Library union questions $200K admin office reno as possible branch relocation looms
Library spokesperson says renovation project dates back several years
The Saskatoon Public Library may be moving its Frances Morrison central branch to a new location. So why were behind-the-scenes workers' offices recently renovated?
That's what the union representing library workers wants to know.
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"This shows the priorities of our administration," said Pamela Ryder, the president of CUPE Local 2669.
"It's not about renovating public areas of the library and making them more friendly and usable for the public.… It's about creating a management system, and creating more managers and making space for more managers in the system and people that don't work with the public as much as library workers."
Plans approved in 2012
Janna Sampson, a spokesperson for the Saskatoon Public Library service, said the renovation of two spaces at Frances Morrison, including the upstairs space Ryder referred to, was approved in 2012 but not completed until last October.
Smith Arm Construction did the work for just under $200,000. The money came from a library capital reserve fund. The library's board of governance approves spending from that reserve, while city council approves contributions to that reserve come budget time.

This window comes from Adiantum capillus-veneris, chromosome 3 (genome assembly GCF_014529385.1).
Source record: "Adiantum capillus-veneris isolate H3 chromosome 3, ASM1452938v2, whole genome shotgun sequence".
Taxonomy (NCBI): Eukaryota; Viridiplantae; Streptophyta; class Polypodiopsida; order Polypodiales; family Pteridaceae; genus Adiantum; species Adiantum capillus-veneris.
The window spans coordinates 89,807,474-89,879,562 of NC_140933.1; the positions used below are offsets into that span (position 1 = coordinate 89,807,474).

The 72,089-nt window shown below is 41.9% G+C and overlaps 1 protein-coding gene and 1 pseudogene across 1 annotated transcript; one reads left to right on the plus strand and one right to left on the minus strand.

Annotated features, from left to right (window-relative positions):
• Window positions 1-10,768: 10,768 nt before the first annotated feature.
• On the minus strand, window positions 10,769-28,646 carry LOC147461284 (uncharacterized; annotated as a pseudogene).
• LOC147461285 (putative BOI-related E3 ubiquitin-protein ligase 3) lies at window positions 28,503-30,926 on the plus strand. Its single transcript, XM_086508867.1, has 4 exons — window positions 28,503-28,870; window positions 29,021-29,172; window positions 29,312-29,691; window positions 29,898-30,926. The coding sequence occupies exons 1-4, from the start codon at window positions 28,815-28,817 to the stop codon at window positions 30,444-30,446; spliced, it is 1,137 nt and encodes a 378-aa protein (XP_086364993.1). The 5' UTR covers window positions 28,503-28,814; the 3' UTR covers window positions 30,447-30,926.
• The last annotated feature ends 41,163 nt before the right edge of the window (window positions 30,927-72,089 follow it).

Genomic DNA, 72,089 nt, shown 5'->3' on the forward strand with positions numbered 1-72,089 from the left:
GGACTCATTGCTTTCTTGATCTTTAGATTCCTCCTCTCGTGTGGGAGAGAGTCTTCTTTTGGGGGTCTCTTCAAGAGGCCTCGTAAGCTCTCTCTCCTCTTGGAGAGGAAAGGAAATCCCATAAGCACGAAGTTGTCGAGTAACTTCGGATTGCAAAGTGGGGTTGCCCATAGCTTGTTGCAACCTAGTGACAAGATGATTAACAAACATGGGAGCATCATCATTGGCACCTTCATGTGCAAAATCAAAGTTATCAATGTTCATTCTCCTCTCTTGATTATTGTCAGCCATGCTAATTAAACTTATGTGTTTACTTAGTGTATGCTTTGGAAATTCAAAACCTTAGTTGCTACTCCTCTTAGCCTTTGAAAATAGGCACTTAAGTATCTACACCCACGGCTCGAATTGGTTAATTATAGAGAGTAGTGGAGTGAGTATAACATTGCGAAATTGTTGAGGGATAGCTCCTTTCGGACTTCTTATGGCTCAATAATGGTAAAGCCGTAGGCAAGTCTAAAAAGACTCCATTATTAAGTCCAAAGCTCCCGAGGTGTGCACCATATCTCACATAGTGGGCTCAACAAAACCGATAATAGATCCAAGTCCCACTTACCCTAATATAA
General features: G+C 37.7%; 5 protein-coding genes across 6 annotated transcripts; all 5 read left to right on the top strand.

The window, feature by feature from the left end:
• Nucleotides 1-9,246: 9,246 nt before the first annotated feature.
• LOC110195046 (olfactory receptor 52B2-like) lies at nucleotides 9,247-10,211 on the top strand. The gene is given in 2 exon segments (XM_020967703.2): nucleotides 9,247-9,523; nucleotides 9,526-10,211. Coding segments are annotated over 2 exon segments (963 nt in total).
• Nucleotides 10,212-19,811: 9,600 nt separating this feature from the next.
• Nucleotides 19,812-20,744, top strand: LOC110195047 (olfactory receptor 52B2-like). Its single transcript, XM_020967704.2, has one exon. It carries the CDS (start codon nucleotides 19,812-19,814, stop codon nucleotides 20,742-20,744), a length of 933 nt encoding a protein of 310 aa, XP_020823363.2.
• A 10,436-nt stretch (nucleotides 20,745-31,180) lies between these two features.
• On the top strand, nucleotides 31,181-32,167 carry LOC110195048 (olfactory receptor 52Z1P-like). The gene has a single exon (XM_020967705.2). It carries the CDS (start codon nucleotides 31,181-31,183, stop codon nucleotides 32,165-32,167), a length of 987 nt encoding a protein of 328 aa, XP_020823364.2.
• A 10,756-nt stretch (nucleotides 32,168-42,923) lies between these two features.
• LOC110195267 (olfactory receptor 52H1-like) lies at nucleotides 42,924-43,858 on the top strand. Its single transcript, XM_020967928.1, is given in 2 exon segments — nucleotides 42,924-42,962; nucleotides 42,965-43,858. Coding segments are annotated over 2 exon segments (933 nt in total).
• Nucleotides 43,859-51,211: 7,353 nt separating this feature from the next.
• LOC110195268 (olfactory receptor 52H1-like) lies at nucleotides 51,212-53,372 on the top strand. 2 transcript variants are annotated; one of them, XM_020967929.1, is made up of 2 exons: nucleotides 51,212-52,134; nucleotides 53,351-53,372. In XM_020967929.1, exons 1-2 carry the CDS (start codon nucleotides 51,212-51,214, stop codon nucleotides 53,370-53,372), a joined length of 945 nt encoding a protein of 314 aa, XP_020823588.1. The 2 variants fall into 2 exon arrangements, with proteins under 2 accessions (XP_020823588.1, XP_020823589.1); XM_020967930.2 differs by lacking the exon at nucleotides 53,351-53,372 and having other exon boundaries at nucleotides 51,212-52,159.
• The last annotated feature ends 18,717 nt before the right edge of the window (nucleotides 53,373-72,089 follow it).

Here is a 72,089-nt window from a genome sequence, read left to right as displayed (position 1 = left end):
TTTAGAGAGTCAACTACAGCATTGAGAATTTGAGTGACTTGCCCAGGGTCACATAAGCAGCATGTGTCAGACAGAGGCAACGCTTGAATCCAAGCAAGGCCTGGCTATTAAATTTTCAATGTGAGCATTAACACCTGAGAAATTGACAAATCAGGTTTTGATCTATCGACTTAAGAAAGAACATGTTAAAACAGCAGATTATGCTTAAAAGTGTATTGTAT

"Both projects resulted in more efficient layouts to have more employees occupy the same previous square footage," Sampson said via email.
Part of the project was meant to free up space elsewhere in the building, she added.
"We are only in the early stages of developing a proposed business case for a new central library. I can't speculate on what the future will hold."
Just the latest disagreement
The renovation project is just the latest disagreement between workers and administration, who are still negotiating a new collective agreement after more than a year.
Last month, the union said the library board's decision to award Saskatoon library CEO Carol Cooley a bonus and the opportunity to attend a $9,900 university training course had created "a lot of resentment and hard feelings."
The union said such expenses were questionable, given that the library system faced funding cuts in the 2017-2018 provincial budget that prompted the layoff of 22 workers, though 13 of those workers were offered new jobs.